A Father's Day Look at Your Financial Future
This may be a little scary, but can you imagine yourself at your father's age?
When you get past the possibility of a receding hairline or a wider waistline, you might see the upside too: By the time you are your father's age, your career should be more established and you may have already done much of the heavy lifting toward saving for retirement.
One thing you may not have considered, though, is how much more common necessities are likely to cost in the future thanks to inflation.
Inflation and saving for retirement
Inflation rarely takes a break, and its impact compounds over the years until routine expenses become almost inconceivably high. When you look at some of the costs you may have to get used to in the future, it reinforces why it's so important to start saving aggressively for retirement now.
To illustrate the point, a 25-year-old man with a 60-year-old father would reach his father's current age in the year 2054. What are the prices of some common purchases likely to be by then?
Over the past 35 years, inflation has averaged a fairly moderate 2.64 percent a year. That sounds relatively harmless; but even at that pace, costs have risen by nearly 150 percent in that amount of time. If the next 35 years see the same rate of inflation, these are some of the prices that our 25-year-old could face when he is 60:
- A loaf of bread costing $2.35 today would run $5.86
- A typical mid-sized car costing $25,000 today would be priced above $62,000
- The average homeowner's insurance policy costing $1,228 a year now would be up over $3,060 in 35 years
- Speaking of home ownership, a typical house costing $250,000 today would cost more than $623,000 in 35 years
You get the idea. The future looks pretty expensive.
For every dollar you want to have available to spend in terms of today's prices, you'll need $2.49 to have the same purchasing power in 35 years.
Thinking about what your finances will look like by the time you are your father's age has some strong implications for your retirement-saving approach.
How to prepare retirement savings for inflation
Given the prospect of sharply rising costs between now and when you reach your dad's age, here are some steps you should take with respect to retirement savings.
1. The sooner you start, the better
Retirement saving is not just a big job; it's also something of a moving target because prices are almost always rising. The only way to make that job any easier is to spread it out over more years, and you can do that by getting an earlier start toward saving for retirement.
2. Consider extending your career
Another way to spread the job of retirement saving over a greater number of years is to plan on a longer career. After all, with people living longer and longer, it may be a good idea to rethink what you consider normal retirement age to be. If you extend your career, it will give you more time to save for retirement and fewer years of retirement that you will have to fund. However, if you plan to work longer, be sure to keep your job skills current and choose a line of work whose physical demands won't present problems for you as you get older.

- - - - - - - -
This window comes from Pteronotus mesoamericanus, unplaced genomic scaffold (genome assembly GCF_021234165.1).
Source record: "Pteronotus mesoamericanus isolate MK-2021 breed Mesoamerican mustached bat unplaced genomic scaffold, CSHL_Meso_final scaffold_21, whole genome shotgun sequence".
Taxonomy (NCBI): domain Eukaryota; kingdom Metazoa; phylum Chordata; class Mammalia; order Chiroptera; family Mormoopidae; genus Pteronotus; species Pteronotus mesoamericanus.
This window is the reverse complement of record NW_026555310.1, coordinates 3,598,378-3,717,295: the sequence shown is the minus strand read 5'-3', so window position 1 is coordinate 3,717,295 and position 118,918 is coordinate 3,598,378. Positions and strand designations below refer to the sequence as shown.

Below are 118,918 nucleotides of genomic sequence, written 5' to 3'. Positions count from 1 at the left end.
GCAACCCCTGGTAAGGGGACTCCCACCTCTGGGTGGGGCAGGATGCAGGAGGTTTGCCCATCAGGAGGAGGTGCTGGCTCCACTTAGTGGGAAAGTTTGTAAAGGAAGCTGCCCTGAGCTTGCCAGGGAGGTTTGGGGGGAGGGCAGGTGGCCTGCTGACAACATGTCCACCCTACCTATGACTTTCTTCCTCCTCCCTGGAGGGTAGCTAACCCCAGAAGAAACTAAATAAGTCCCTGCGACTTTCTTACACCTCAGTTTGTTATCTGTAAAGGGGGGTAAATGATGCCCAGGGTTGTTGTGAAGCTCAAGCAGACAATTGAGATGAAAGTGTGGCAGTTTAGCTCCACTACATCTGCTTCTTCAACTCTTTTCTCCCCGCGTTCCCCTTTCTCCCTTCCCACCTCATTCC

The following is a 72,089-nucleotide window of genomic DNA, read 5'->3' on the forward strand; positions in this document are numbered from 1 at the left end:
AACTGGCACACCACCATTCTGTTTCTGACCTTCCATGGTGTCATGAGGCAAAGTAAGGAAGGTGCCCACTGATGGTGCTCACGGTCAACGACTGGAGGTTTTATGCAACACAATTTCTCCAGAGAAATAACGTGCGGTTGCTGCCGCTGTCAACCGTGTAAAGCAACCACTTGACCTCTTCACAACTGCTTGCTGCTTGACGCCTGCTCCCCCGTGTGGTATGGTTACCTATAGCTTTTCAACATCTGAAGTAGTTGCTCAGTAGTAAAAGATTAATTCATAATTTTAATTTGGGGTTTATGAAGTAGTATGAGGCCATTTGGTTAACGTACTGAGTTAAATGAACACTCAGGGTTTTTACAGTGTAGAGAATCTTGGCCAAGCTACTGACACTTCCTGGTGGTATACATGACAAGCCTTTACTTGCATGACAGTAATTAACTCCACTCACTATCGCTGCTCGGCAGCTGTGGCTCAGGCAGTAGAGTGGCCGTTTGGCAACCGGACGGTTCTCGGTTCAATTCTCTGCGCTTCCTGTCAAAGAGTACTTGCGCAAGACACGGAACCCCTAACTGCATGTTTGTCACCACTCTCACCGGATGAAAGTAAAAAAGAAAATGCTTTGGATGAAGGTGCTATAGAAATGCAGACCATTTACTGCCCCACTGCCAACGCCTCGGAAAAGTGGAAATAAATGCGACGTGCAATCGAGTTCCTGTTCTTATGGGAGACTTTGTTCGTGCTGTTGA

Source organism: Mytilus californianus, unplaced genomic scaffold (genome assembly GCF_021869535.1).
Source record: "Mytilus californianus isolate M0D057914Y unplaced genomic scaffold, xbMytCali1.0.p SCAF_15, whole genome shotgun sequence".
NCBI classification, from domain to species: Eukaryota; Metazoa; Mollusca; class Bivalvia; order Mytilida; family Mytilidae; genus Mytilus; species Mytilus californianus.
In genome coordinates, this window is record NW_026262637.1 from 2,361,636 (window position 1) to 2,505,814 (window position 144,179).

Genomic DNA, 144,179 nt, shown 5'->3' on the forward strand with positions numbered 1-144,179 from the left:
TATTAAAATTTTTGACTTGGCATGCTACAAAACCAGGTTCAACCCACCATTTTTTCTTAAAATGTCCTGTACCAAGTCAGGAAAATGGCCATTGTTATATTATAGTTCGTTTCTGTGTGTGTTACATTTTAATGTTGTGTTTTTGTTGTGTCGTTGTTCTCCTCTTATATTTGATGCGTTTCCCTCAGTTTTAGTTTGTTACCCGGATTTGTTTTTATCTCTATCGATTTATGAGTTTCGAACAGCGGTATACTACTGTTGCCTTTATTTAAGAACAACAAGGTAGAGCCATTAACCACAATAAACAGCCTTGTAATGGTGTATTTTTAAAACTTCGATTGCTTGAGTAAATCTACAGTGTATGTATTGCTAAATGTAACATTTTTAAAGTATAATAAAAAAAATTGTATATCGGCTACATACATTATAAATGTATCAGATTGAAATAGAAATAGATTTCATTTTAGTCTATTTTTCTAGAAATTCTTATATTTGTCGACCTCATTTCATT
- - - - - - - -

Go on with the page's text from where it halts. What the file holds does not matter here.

3. Adjust your retirement plan annually to adapt to inflation trends
Inflation can be very volatile, so you must be prepared to adjust your assumptions to reality over time to reflect actual price trends. You can do this by updating your retirement-savings calculations on a yearly basis at a minimum.
>> Calculate your retirement savings needs: Use our retirement savings calculator
4. Use matching contributions to turbocharge retirement savings
People complain that it's hard to find money in their budgets to save for retirement; but if money is tight, don't throw it away by failing to qualify for the maximum matching contributions available from your employer. If your employer's 401(k) or similar plan offers matching contributions, be sure you know what the policies and limits are so you can get as much of this extra money as possible.
5. Growth investments are important to retirement savings
The reality of inflation is why long-term retirement portfolios generally include a significant element of growth investments like stocks. Returns on stocks are unpredictable and there is a risk you could lose money; but historically, stocks have done a better job of staying ahead of inflation over the long run than more conservative investments.
You don't have to relish the idea of growing into a pair of dad jeans or repeatedly telling the same corny jokes, but someday you will be your dad's age. While you can't control everything about your future, you can influence whether you look back on the financial decisions you made as a young person with regret or with the satisfaction of a job well done.
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